True faith is not shown here below in peace, but rather in conflict; and it is no proof that a man is not in a state of grace that he continually sins, provided such sins do not remain on him as permanent results, but are ever passing on into something beyond and unlike themselves, into truth and righteousness, As we gain happiness through suffering, so do we arrive at holiness through infirmity, because man’s very condition is a fallen one, and in passing out of the country of sin, he necessarily passes through it. This prevents holy men from regarding themselves with satisfaction, or resting in anything but Christ’s death as their ground of confidence. The following are some of the infirmities which, while they certainly beset those who are outcasts from God’s grace, are also possible in a state of acceptance, and do not necessarily imply absence of true faith.
1. Original sin. An evil principle within, dishonouring our best service. The old Adam, pride, profaneness, deceit, unbelief, selfishness, greediness, the inheritance of the tree of the knowledge of good and evil; sin which the words of the serpent sowed in the hearts of our first parents, which sprang up and bore fruit, some thirty fold, some sixty, some an hundred, and which have been by carnal descent transmitted to us.
2. Sins arising from former evil habits, now abandoned. Sin once committed retains power over our souls; it has given a colour to our thoughts, words, works; and though, with many efforts, we would wash it out from us, yet this is not possible except gradually. Sloth, self-conceit, self-will, impurity, worldly-mindedness; sins such as these, though cast off, cling like a poisoned garment to the soul.
3. Sins arising from went of self-command; the conscience informed, but the governing principle weak. Difficult to do as one would wish — to govern the feelings, the tongue, the thoughts.
4. Sins which we fall into from being taken unawares.
5. Sins which rise from the devil’s temptations, inflaming the wounds and scars of past sins healed, or nearly so; exciting the memory, and hurrying us away; and thus making use of our former selves against our present selves contrary to our will.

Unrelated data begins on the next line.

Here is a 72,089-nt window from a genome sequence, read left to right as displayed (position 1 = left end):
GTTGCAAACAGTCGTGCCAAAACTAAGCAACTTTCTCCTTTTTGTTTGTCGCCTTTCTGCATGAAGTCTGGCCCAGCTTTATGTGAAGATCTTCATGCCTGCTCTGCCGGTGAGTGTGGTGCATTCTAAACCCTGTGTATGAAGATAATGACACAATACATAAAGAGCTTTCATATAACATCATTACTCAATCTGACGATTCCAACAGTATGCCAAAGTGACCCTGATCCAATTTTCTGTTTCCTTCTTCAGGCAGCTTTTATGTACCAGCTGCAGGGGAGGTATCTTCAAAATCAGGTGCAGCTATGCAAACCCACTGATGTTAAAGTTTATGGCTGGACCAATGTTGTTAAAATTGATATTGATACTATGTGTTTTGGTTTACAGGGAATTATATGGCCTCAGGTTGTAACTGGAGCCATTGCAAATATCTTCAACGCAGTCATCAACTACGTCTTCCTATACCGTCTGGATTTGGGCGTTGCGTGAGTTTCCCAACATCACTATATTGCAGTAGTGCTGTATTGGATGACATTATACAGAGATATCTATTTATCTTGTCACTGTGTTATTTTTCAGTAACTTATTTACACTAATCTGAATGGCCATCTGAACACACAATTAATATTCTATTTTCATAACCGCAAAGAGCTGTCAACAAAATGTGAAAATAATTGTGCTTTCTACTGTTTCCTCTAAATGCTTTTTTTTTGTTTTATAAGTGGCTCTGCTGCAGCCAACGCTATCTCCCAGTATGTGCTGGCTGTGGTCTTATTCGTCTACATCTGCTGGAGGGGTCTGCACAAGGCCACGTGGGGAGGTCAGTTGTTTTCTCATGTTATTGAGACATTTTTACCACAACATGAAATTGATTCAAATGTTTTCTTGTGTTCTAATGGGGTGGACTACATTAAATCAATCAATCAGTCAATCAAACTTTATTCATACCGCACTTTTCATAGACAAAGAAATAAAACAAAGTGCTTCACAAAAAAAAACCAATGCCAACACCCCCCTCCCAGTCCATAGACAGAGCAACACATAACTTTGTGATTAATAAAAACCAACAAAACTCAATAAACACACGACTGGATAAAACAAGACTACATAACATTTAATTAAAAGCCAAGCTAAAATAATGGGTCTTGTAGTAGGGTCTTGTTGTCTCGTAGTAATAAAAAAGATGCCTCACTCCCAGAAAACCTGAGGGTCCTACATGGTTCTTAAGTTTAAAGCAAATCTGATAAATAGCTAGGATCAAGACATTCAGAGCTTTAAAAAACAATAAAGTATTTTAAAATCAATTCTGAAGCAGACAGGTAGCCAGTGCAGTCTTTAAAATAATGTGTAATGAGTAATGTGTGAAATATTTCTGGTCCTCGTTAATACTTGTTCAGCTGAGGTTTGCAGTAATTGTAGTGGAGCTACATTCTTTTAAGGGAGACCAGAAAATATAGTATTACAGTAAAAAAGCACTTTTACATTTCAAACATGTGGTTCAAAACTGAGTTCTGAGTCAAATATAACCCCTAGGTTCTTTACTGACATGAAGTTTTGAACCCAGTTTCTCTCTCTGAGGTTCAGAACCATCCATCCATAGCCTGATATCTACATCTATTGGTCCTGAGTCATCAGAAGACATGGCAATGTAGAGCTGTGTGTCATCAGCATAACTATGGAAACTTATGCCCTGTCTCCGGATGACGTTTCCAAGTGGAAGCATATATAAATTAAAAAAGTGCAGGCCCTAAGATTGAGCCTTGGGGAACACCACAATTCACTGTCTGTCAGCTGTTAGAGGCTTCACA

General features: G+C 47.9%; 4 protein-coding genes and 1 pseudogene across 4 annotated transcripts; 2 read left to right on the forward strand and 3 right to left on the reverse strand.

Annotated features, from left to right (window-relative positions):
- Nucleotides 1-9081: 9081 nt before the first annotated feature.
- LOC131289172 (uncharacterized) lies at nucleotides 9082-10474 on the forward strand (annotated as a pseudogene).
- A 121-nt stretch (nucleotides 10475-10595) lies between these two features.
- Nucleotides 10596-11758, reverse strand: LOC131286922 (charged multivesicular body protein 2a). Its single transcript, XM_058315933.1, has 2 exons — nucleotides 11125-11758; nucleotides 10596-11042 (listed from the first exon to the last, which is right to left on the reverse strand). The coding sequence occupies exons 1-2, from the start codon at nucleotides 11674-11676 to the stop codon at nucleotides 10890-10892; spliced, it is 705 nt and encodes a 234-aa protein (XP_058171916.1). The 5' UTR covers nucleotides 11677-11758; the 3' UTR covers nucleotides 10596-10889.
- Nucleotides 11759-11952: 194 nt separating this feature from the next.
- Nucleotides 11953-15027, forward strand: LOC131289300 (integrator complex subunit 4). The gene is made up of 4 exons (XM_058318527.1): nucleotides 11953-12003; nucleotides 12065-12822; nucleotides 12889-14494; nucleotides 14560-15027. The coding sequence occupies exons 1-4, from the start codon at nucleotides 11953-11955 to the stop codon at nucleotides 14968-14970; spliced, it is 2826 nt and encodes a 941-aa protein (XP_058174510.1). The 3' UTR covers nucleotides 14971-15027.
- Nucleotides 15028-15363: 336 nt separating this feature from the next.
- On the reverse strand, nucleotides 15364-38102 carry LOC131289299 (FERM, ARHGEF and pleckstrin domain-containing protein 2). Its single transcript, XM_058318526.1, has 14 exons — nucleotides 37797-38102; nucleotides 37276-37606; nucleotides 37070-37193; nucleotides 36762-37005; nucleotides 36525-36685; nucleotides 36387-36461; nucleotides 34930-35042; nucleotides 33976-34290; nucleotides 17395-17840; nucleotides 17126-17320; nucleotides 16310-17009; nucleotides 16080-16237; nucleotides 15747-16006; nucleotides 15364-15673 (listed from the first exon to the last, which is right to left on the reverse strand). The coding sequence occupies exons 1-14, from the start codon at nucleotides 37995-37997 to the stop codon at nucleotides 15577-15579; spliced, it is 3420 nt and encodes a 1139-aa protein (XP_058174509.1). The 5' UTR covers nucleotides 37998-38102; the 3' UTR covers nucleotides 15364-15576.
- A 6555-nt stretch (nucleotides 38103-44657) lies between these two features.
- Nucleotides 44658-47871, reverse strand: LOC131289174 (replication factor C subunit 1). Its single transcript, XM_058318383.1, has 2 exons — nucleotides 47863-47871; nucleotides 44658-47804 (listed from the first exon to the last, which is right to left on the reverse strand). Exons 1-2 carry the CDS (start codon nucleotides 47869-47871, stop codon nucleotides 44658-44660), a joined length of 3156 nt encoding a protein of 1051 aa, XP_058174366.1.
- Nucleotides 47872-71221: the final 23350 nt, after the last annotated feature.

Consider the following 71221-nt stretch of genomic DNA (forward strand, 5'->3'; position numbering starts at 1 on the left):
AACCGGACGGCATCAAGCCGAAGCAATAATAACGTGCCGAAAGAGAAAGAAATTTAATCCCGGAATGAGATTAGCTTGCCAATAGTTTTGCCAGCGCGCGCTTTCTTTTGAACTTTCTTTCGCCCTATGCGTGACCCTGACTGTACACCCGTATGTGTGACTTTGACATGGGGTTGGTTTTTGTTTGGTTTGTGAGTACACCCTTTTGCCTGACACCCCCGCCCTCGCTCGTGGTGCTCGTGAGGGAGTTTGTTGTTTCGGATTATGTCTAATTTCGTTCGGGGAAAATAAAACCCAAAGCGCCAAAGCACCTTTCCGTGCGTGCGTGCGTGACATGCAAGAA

6. Sins which rise from a deficiency of practical experience, or from ignorance how to perform duties which we set about. Men attempt to be munificent, and their acts are prodigal; they wish to be firm and zealous, and their acts are cruel; they wish to be benevolent, and are indulgent and weak; they do harm when they mean to do good; they engage in undertakings, or promote designs, or put forth opinions, or set a pattern, of which evil comes; they mistake falsehood for truth; they are zealous for false doctrines; they oppose the cause of God.
7. Unworthy motives, low views, mistakes in principle, false maxims.
8. Negligences and ignorances. Forgetfulness, heedlessness, want of seriousness, frivolity. All these infirmities may be and are found in persons living consciously sinful lives, and in them of course they only serve to heighten transgression and hasten judgment; but they are also to be found in persons free from wilful sin, and such persons need not despond, or be miserable on account of failings which in them are not destructive of faith or incompatible with grace. Who these are is only known for certain by God. He is able, amid the maze of contending motives and principles within us, to trace out the perfect work of righteousness steadily going on there, and the rudiments of a new world rising from out the chaos. He can discriminate between what is habitual and what is accidental; what is on the growth and what is in decay; what is a result and what is indeterminate; what is of us and what is in us. He estimates the difference between a will that is honestly devoted to Him, and one that is insincere. And where there is a willing mind He accepts it, “according to that a man hath, and net according to that he hath not.” In those whose wills are holy He is present for sanctification and acceptance; and, like the sun’s beams in some cave of the earth, His grace sheds light on every side, and consumes all mists and vapours as they rise.
(J. H. Newman, D. D.)